IEEE 802.1Qbv: This standard provides capabilities and techniques to forward or queue network packets based on their destination and required arrival deadlines.
IEEE 802.Qcc: This standard allows for definition and configuration of a system of nodes on a network that must communicate in real-time. Paths between nodes are calculated to guarantee that each network path can meet its arrival deadline requirements.
The creation and implementation of these three standards allow factory network hierarchies to collapse into one flat open network. Here it will be possible for real-time components (such as drives, sensors, and I/O banks) to co-exist on the same network with non-real-time components such as printers, office desktops, etc.
Figure 1 shows an example of a small factory network. Here we only see a representation of the OT network where the machines are connected together via standard Ethernet. The network mainly consists of a network of controllers that communicate using standard Ethernet protocols. On the other side they communicate using some flavor of real-time Ethernet, not compatible for a standard office network.
Figure 2 illustrates how a network with TSN may look. Here you no longer need a separate network for automation. All the components will sit on the same factory TSN network. Another side effect is that individual machines no longer need to have a PLC. The PLC function may be used into a local fog. The PLC functions may simply become a software function on a server or a local fog.
The IIC TSN Testbed and the Shapers Group
The IIC Testbed was originally proposed within the IIC framework as a physical platform where IIC members interested in adopting TSN may jointly collaborate, shares tools and best practices and test out the TSN concepts between their mutual devices. The original physical testbed was built and hosted at National Instruments (NI) in Austin, TX. NI would regularly host testbed members to get together a few times a year to connect their components together. The lab space provided by NI proved to be a very effective and collaborative environment where engineers from various companies jointly developed their respective TSN capabilities. Later another testbed was hosted at Bosch Rexroth in Germany to provide a lab area more accessible to European members. Other testbeds will also be added in China.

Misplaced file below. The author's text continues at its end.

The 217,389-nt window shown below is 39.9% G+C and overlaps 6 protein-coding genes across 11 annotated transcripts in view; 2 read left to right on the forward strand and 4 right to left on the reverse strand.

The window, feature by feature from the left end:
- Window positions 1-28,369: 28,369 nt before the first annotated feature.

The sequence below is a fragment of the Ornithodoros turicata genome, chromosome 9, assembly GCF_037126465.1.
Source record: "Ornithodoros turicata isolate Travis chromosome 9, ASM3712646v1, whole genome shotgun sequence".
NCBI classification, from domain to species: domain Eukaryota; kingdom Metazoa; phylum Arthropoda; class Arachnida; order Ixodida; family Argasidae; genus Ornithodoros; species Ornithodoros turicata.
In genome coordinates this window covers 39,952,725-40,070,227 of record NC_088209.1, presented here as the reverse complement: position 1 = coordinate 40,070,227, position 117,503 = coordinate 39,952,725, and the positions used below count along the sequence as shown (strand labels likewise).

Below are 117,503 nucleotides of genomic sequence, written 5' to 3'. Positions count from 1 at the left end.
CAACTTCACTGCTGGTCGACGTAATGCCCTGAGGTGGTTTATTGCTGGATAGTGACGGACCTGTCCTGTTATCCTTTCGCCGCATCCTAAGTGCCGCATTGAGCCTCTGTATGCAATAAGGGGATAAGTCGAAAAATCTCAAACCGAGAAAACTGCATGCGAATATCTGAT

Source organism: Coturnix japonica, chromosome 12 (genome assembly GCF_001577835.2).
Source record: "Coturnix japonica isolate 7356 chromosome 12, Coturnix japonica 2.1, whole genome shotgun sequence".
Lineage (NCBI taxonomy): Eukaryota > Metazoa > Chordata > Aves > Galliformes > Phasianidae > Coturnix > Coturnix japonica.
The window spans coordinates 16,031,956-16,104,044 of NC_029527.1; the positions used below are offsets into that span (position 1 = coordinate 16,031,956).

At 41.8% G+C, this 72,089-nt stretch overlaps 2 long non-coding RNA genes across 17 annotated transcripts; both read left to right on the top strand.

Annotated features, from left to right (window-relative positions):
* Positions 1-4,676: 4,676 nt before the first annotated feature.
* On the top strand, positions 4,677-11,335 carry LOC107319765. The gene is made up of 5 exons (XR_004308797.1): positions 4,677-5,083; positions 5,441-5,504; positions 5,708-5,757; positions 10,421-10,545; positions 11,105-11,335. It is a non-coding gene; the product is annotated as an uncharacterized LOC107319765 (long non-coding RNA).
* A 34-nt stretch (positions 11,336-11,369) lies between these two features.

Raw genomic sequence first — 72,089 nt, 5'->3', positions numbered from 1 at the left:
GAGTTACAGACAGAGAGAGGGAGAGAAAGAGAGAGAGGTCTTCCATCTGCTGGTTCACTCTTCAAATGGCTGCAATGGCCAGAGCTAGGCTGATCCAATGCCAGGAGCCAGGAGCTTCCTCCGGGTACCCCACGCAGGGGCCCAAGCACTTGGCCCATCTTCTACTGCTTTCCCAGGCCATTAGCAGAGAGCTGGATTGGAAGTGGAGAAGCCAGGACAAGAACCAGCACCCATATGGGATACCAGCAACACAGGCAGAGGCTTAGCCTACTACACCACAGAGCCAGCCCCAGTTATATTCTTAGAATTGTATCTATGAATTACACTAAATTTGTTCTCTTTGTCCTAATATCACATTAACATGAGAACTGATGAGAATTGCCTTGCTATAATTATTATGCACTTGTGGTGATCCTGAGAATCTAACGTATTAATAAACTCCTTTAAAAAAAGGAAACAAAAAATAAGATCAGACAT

The Shapers Group is a special interest group formed within the TSN testbed members who recognized that while TSN provides a very effective delivery mechanism, they still needed a standard for managing and abstracting the data being communicated. The Shapers Group started to focus on the data definition and abstraction to provide seamless interoperability between machines and automation components on the network, based on open standards. OPC UA was chosen as the data modelling and communication capability. There were several aspects that led to the choice of using OPC UA. These included:
Independence and Openness: The OPC UA standard is maintained by the OPC Foundation which is an industry consortium that creates and maintains standards for open connectivity of industrial automation devices and systems.
Standardization: OPC UA has a high degree of standardization with very clear definitions on how to use the standard for data modelling and communications.
Powerful Object Model: OPC UA has a very powerful object model that allows data to be abstracted using an object-oriented paradigm. OPC UA also allows objects to define “method calls” that can be activated remotely by other connected entities.